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Issue 0742003-07-14 Category: GUI Java version:

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GoF Factory Method in writing GUIs

by Dr. Heinz M. Kabutz

Welcome to the 74th edition of The Java(tm) Specialists' Newsletter. I have had complaints by readers that their SPAM filters think my newsletters are junk mail. Thanks to one of my readers, I have eliminated two characteristics of my newsletter that seem to trigger these false alerts. Please let me know if your SPAM filter still warns you - and if possible also tell me why it moans.

Switzerland was great! We had some excellent discussions around Java, and I met some very smart people indeed. It forced me to spend some more time reading up on the latest trends, one of which is Java Data Objects (JDO). With the latest release of JBoss 4, we now have both JDO and a reliable multicast based peer-to-peer JMS implementation. In addition to JBoss starting to ship with JDO, Jakarta now also have a project that includes JDO. To me, JDO is one of the most significant developments in the Java standards in a long time, even though it will be an optional standard in J2EE.

NEW: Please see our new "Extreme Java" course, combining concurrency, a little bit of performance and Java 8. Extreme Java - Concurrency & Performance for Java 8.

GoF Factory Method in writing GUIs

Programmers often amazed me by claiming that Eclipse is not as good as XYZ IDE because it does not have a GUI editor. That seems to be the only weakness with Eclipse, so I am led to believe.

Seen from another angle, when I ask programmers which Design Patterns they know, I usually hear either Singleton, Factory or Facade. Singleton is usually an excuse to make a procedural design look more object-orientated. There is no pattern called Factory in the Gang-of-Four book. There is an Abstract Factory and a Factory Method, both of which are completely different to the "static method that creates objects" idiom. There is a lot of confusion about this, even in the Refactoring literature this is mixed up. Facade in the Gang-of-Four is in my estimation not really a Design Pattern, rather, it is an idiom that one can use when applying too many Design Patterns results in an overly complicated design. I have more arguments in my arsenal for these statements, but let us not argue. If you disagree, you can either join me on my Design Patterns Course, or we can just agree to disagree...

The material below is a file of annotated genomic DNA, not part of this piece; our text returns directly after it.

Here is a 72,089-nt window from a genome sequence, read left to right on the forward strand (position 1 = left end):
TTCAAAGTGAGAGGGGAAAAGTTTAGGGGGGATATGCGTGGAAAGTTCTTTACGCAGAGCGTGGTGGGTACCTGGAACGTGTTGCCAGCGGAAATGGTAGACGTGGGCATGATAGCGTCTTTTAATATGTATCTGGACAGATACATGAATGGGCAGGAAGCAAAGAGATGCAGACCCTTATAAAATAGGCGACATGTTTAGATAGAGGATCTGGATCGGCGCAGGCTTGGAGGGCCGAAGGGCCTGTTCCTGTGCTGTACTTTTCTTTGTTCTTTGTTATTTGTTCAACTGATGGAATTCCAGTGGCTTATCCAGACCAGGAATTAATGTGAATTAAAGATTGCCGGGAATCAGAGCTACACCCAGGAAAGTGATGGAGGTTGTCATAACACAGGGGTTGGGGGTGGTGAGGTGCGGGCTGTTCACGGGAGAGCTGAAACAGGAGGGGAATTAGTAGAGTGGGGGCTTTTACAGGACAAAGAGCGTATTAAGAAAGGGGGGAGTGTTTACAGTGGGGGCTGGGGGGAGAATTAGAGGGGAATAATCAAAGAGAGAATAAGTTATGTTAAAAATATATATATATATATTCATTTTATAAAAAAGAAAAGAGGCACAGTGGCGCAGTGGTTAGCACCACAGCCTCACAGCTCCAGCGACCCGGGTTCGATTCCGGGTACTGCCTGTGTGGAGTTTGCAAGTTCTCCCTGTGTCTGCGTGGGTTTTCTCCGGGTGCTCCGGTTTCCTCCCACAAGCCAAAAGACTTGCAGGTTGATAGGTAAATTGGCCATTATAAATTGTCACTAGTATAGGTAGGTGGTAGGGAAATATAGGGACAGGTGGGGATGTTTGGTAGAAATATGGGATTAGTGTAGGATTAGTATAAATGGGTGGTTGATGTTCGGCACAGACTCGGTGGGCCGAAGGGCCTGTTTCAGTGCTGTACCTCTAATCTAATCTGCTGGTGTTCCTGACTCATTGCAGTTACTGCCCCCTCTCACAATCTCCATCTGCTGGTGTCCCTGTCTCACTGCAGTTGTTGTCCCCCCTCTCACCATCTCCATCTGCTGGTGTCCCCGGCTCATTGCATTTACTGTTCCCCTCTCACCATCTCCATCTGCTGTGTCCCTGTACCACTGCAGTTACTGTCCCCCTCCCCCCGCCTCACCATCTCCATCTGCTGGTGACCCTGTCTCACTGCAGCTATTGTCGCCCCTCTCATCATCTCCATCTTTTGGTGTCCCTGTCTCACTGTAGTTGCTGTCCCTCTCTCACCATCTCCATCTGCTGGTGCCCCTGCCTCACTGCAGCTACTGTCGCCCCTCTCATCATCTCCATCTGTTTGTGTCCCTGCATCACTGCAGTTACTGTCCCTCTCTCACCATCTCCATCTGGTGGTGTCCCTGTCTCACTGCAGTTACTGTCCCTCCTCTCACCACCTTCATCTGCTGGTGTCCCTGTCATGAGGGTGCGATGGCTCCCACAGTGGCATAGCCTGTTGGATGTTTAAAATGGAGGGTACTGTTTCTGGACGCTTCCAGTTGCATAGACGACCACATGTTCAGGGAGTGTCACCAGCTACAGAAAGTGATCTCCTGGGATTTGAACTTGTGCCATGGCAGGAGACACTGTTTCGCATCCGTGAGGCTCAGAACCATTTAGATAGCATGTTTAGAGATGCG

The problem with RAD GUI Tools

Rabid Application Development. It promised to save millions of development dollars by replacing developers with wizards. However, in reality these wizards generate terrible, downright dangerous, code. We developers then spend more time improving it, than it would have taken, had we used our grey matter in the first place.

But that is not the worst problem with RAD GUI Tools. The worst problem is that they encourage the Copy & Paste Antipattern, where each time we develop a dialog, we start with a blank canvas. We do not think about reusing parts of the code, since the auto-generated code is difficult to work with. In addition, if we change too much of the code, we will not be able to work with the RAD GUI tool anymore. Usually all goes well until we have about 30 dialogs, and all of a sudden, the wheels come off this model. The code becomes too complicated to maintain, and eventually we move over to a web-based GUI so that we can start on a clean slate (and without RAD GUI tools!)

Let us look at an example, of some code that was written with evil wizards using an IDE that has been around for a long time. I have been a staunch supported of this unnamed IDE since version 1, and I can tell you that there have been almost no improvements in the GUI editor from version 3 to version 8 of the IDE. The IDE is great in general, but look at the code that is generated: